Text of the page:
Students selected will participate in research examining the interplay among climate change, human settlement histories and agricultural impacts to landscapes over the past 2,000 years across the lower Midwestern United States. The Research Experiences for Undergraduates fellows will participate in every phase of the project, from research design and data collection to laboratory analyses, archival research and interpretation.

“While the research questions revolve around archaeological sites, regions and time periods, we encourage talented undergraduates with diverse majors and programs of study ranging from biochemistry, geology, environmental studies and biology to anthropology and geography to apply to our program,” said Jeremy J. Wilson, director of the Angel Mounds National Science Foundation Research Experiences for Undergraduates program and an assistant professor of anthropology in the IU School of Liberal Arts at IUPUI.

“Native Americans and members of other groups underrepresented in the social sciences, humanities and STEM disciplines are strongly encouraged to apply,” Wilson said.

The project runs June 2 through Aug. 1, with a one-week break for the Fourth of July holiday. Fellows will receive a $500 weekly stipend, housing and all necessary equipment. Participants will also receive an allowance to support travel to and from the Research Experiences for Undergraduates site and to attend the Midwest Archaeological Conference in Champaign, Ill., to present their research.

The objectives of the Angel Mounds program are to:

  • Provide students with field and laboratory training in archaeology, geochemistry and geophysics.
  • Give students an opportunity to build cohort and professional networks that will serve them throughout their careers.
  • Provide students an opportunity to participate in a project of regional and historical significance.

Applications for the summer program are available online.

Susan Sutton study abroad program awardees announced

Eric Raider and Claudia Grossman

A Department of World Languages and Cultures faculty member in the IU School of Liberal Arts and an academic advisor in the Kelley School of Business were chosen as the 2014 recipients of the Susan Buck Sutton awards. The IUPUI Office of International Affairs presents the awards to a campus faculty member and a staff member who made significant contributions to study abroad programs at Indiana University-Purdue University Indianapolis.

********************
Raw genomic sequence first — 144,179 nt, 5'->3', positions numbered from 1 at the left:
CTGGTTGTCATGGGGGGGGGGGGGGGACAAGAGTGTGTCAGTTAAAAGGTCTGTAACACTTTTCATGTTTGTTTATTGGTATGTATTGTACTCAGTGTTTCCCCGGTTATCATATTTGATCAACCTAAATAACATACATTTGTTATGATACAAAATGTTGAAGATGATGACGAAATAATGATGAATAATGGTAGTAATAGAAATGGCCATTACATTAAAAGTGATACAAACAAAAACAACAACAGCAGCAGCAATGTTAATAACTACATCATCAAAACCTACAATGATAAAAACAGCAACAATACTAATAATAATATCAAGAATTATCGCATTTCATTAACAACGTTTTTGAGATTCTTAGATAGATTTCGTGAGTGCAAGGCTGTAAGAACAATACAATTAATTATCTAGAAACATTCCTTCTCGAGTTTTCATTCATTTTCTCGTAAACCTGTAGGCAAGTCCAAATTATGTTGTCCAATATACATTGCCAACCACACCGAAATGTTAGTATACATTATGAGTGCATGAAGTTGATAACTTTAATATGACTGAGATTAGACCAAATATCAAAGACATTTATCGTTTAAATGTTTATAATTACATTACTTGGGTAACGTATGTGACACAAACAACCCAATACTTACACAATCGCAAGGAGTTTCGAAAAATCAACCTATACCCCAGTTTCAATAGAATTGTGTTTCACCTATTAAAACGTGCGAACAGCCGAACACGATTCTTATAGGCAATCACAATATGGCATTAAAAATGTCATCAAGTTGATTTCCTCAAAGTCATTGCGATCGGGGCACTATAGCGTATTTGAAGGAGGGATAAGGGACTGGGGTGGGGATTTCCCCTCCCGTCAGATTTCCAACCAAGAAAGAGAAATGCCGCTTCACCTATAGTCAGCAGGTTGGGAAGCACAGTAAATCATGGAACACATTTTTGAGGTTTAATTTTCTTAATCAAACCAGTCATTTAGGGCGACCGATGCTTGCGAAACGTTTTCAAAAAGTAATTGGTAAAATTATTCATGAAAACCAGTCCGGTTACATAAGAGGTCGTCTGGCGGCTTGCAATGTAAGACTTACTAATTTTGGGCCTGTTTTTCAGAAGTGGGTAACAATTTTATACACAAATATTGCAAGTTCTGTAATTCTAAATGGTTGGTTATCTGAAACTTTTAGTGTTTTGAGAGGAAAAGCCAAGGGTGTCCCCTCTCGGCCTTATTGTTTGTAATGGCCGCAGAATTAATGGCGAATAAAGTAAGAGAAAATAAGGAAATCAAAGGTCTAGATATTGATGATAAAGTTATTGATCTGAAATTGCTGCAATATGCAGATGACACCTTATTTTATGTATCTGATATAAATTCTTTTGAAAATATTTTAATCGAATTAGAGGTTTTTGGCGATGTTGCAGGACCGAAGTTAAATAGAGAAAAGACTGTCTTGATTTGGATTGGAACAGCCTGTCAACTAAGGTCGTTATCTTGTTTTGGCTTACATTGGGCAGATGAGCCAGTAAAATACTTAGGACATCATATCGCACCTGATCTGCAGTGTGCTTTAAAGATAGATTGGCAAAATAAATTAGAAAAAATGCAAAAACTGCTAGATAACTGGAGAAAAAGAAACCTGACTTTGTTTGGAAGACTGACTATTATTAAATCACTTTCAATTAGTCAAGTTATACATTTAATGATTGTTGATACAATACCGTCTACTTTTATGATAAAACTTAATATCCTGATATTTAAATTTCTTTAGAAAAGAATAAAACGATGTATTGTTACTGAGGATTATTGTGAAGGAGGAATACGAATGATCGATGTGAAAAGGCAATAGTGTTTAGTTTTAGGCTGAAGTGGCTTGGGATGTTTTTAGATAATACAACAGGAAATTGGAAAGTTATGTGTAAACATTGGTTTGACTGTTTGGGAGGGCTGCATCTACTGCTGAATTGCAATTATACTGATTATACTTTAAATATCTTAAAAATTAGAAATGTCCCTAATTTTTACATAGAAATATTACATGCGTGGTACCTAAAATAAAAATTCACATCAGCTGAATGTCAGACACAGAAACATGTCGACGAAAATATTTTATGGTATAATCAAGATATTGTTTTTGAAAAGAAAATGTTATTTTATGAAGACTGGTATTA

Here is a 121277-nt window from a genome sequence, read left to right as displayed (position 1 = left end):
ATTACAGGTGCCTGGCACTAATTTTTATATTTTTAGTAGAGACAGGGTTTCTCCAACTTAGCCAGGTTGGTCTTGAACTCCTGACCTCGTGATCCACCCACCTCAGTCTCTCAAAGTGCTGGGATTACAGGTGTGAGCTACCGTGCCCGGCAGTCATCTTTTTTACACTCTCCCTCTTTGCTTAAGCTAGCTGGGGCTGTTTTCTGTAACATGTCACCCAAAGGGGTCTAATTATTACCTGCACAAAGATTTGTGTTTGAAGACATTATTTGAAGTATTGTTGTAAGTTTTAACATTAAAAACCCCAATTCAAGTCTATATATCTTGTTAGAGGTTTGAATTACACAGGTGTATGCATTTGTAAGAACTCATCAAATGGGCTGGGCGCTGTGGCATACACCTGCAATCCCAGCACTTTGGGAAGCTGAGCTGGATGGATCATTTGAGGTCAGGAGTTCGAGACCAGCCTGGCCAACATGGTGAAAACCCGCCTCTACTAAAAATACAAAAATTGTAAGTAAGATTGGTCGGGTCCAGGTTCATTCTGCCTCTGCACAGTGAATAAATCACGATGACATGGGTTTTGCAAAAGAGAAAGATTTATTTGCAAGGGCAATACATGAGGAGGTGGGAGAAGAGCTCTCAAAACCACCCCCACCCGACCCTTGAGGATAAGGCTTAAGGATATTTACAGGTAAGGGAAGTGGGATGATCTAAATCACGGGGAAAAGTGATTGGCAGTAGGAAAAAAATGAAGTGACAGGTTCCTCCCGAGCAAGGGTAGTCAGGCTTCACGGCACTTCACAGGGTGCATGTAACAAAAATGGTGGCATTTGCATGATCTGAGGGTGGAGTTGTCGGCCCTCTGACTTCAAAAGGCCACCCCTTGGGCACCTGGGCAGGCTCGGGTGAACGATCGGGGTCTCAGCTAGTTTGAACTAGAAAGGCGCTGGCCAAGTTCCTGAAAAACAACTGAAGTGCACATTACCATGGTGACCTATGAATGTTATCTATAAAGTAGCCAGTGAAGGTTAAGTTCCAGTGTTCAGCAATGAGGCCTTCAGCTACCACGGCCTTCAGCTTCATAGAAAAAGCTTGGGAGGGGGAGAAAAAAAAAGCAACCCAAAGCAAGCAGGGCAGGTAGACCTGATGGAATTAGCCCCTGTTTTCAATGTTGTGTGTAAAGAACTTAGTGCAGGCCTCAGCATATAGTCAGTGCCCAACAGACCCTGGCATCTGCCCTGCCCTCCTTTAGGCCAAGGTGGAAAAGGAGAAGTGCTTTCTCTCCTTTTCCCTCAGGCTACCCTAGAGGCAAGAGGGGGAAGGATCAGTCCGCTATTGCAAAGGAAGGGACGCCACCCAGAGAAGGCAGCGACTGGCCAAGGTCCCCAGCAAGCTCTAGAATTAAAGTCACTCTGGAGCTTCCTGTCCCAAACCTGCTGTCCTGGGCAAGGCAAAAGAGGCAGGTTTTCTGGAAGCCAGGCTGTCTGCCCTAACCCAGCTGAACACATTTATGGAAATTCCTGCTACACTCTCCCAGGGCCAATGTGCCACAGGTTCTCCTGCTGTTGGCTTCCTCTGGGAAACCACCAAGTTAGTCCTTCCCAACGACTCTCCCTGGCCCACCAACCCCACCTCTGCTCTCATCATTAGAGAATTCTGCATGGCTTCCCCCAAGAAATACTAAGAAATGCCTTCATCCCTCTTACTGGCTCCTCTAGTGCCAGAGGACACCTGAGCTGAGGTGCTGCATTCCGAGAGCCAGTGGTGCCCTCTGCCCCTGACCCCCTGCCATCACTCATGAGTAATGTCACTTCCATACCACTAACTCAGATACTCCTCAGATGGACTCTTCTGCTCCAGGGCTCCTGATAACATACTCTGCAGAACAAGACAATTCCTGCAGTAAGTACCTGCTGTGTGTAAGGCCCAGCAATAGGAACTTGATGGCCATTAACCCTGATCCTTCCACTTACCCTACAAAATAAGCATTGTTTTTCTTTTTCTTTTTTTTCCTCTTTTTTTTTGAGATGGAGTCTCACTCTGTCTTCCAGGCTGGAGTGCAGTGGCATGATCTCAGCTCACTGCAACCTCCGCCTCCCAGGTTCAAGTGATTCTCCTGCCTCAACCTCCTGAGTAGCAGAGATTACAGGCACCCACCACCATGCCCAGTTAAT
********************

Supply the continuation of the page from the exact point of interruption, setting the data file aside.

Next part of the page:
Claudia Grossman, a senior lecturer and interim director of the Max Kade German-American Center, and Eric Raider, a Kelley School of Business academic advisor, were presented their awards at the IUPUI International Festival on Feb. 27.

The award is named in honor of Susan Buck Sutton, who was the first associate vice chancellor for international affairs at IUPUI.

Selection of award recipients is based on efforts to promote a campus climate where students are encouraged to study abroad and new programs are developed and supported.

Grossman’s efforts were noted in a nominating letter that said, “It is hard to imagine today’s international landscape at IUPUI were it not for the extraordinary creativity and investment of time and energy that Claudia Grossman has spent over the last two decades on making study abroad a reality for many students and faculty across several schools on this campus.”

A list of Grossman’s accomplishments in the area of study abroad were cited, including study abroad program development, creation and instruction of courses connected with study abroad, program direction, student advising and publications related to study abroad.

Raider’s work to expand the undergraduate study abroad program at the business school was cited, with one nominator saying, “Eric took the reins of the Kelley undergraduate program and has not looked back. It is evident that Eric is passionate about study abroad and has already made a lasting impact on our programs in Kelley.”